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Copyright 2018 Albuquerque Journal

Albuquerque Journal (New Mexico)

 

It wasn't a mess of their making, but new University of New Mexico President Garnett Stokes and first-year Athletics Director Eddie Nuñez deserve credit for stepping up and making a truly difficult recommendation to start cleaning it up. And UNM's regents deserve credit for backing Stokes and Nuñez.

Although it would have been preferable if they had delayed their vote to give the community a meaningful opportunity to digest and comment on the recommendations, the university needs a president who has the support of the regents, even when making such wrenching decisions. It can't afford the revolving door of top leadership it has experienced the past 20 years.

No one is happy with the decision to cut men's soccer, men's and women's skiing and women's beach volleyball in the 2019-2020 school year. But based on the multimillion-dollar Athletics deficit, the 22 UNM sports compared to the 17-18 Mountain West Conference average, UNM being out of compliance with Title IX, and the fact the MWC requires football and basketball, the elimination of programs was likely inevitable.

In addition to finances, Title IX, the federal law requiring institutions receiving federal funding to provide equal opportunities to both men and women, drove the controversial decision to eliminate Lobo soccer. The only other real options available appeared to be axing baseball or men's track — also among UNM's most successful teams. (Many are calling for the elimination of football, but that's a nonstarter if UNM wants to remain in the MWC.)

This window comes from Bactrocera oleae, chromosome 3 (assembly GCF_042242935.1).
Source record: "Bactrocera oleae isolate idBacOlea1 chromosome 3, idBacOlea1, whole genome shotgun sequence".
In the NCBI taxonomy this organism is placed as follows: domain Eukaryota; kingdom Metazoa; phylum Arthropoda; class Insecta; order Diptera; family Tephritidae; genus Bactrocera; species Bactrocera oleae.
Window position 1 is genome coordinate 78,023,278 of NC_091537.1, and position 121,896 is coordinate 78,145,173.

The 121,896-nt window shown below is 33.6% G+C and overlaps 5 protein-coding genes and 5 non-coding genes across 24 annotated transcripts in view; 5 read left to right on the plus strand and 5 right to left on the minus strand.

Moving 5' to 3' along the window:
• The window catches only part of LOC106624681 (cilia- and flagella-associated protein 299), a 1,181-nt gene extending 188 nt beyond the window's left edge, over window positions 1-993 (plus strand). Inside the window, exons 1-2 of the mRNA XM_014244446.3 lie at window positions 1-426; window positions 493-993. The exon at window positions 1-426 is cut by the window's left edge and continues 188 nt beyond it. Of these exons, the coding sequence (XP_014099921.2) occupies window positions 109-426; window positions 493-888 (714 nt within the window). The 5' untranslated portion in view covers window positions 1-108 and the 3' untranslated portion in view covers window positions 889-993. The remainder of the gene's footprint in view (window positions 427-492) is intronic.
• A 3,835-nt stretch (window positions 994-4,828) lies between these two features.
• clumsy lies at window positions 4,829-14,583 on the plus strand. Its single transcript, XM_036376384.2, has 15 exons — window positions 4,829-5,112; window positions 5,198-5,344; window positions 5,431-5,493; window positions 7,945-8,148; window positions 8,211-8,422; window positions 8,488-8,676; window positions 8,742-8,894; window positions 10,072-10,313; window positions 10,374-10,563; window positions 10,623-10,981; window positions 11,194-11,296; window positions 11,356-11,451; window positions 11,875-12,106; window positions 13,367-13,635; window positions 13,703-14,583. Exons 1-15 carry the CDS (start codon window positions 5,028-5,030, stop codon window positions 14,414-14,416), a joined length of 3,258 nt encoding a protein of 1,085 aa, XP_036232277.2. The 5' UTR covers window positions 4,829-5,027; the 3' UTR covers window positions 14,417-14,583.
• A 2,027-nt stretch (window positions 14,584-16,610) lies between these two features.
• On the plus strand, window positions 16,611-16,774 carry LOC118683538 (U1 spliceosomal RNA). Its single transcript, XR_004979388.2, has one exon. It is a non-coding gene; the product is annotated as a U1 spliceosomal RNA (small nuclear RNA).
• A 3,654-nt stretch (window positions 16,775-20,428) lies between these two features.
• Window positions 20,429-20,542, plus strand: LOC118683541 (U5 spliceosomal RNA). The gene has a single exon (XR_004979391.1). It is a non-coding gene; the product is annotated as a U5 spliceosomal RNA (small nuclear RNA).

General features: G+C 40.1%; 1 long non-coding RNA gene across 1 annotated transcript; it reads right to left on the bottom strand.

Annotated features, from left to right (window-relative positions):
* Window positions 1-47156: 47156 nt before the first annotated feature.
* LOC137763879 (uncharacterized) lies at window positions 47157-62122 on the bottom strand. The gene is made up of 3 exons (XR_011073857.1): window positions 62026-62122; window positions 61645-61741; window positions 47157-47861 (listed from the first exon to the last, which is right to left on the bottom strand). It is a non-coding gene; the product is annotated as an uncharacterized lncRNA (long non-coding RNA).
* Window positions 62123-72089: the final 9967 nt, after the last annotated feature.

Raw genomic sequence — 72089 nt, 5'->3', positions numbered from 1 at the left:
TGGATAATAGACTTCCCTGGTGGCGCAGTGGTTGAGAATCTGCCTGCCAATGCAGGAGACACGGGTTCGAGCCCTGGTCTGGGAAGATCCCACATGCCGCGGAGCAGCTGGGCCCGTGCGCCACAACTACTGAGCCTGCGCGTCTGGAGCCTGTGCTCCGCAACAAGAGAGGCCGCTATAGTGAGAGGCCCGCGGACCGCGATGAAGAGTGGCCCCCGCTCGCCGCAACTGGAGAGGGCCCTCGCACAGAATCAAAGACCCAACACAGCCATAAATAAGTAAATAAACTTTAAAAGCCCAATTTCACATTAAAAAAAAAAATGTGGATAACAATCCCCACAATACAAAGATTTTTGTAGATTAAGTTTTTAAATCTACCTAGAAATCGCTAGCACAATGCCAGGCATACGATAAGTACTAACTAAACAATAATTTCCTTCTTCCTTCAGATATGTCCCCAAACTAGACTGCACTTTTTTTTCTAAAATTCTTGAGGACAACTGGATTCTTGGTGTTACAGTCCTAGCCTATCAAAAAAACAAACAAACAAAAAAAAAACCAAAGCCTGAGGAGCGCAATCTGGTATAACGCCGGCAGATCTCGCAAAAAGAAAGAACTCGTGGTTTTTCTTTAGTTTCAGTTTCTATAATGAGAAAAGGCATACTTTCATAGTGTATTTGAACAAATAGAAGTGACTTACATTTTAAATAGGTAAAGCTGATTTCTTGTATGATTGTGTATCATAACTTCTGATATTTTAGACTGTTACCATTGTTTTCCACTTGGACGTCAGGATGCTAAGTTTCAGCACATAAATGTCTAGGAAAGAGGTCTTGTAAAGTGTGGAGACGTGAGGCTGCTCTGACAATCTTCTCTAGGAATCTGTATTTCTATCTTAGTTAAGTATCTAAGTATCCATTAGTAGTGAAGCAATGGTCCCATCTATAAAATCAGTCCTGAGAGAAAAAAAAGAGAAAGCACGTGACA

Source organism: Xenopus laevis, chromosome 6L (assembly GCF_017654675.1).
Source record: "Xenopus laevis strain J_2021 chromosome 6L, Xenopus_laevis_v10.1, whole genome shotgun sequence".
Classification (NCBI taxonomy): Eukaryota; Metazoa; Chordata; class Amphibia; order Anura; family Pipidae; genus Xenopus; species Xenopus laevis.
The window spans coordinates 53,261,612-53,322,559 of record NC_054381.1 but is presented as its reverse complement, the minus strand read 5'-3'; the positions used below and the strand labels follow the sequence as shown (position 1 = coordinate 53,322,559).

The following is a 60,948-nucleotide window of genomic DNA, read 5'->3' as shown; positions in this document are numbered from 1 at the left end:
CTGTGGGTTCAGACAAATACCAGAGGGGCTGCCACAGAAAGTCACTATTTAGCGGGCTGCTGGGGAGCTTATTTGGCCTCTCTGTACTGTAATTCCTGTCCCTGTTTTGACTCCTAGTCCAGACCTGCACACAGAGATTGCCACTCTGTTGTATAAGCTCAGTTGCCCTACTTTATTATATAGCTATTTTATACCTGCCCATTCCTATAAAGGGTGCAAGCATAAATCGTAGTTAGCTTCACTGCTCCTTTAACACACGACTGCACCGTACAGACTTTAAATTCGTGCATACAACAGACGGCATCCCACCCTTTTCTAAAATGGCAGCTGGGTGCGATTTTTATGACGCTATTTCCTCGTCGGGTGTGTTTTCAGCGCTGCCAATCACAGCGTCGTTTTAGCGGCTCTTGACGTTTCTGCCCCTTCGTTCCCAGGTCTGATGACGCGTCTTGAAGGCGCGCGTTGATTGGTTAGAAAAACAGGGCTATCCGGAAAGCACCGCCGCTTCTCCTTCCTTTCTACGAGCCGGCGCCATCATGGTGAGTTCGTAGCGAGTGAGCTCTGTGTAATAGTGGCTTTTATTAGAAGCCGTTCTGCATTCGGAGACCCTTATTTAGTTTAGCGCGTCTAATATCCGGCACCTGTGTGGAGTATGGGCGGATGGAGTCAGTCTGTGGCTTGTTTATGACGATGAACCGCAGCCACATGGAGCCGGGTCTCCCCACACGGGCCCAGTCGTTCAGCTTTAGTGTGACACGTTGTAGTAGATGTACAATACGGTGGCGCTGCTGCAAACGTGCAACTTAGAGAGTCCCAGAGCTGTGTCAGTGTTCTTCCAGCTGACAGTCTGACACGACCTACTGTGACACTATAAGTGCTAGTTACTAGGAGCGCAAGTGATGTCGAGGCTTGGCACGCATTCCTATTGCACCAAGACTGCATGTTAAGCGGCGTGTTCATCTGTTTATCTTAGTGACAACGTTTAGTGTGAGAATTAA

At a news conference following Thursday's regents meeting, Stokes was effectively asked whether she had doomed her presidency by recommending the cuts.

"It is really one of the toughest things in the world to be a brand new leader at this institution and have to make such an unpopular decision. I will tell you that that's what leaders are required to do," she responded. "... I don't expect most people to fully understand how it is possible that we would get to this point. But I'm going to do everything in my power to educate at every level how it is that we got where we are."

That's crucial. Many UNM supporters still have legitimate questions not answered in the report — we trust Stokes and Nuñez can, and will, answer them. Because they will need all the support they can muster for the hard decisions ahead — and there will be many.

Eliminating the four sports programs will save the department an estimated $1.2 million in 2019-2020. There is still a $2.2 million gap before it balances the department's budget and gives it a sufficient cushion that year. (Although close to $1 million of that will likely come via university subsidies for tuition and dorm expenses for student athletes.)

The university sums up its situation in the report it released last week. The highlights include:

Athletics has been spending money it doesn't have over the past 10 years. It is currently $4.7 million in the hole — not counting the $2.1 million emergency subsidy it received last fiscal year — and has been tasked with repaying $500,000 a year, beginning in July 2020. The report suggests that the university forgive at least part of that debt.

The report warns that some UNM coach and staff salaries have fallen below the mean for the Mountain West, suggesting it will need to increase salaries.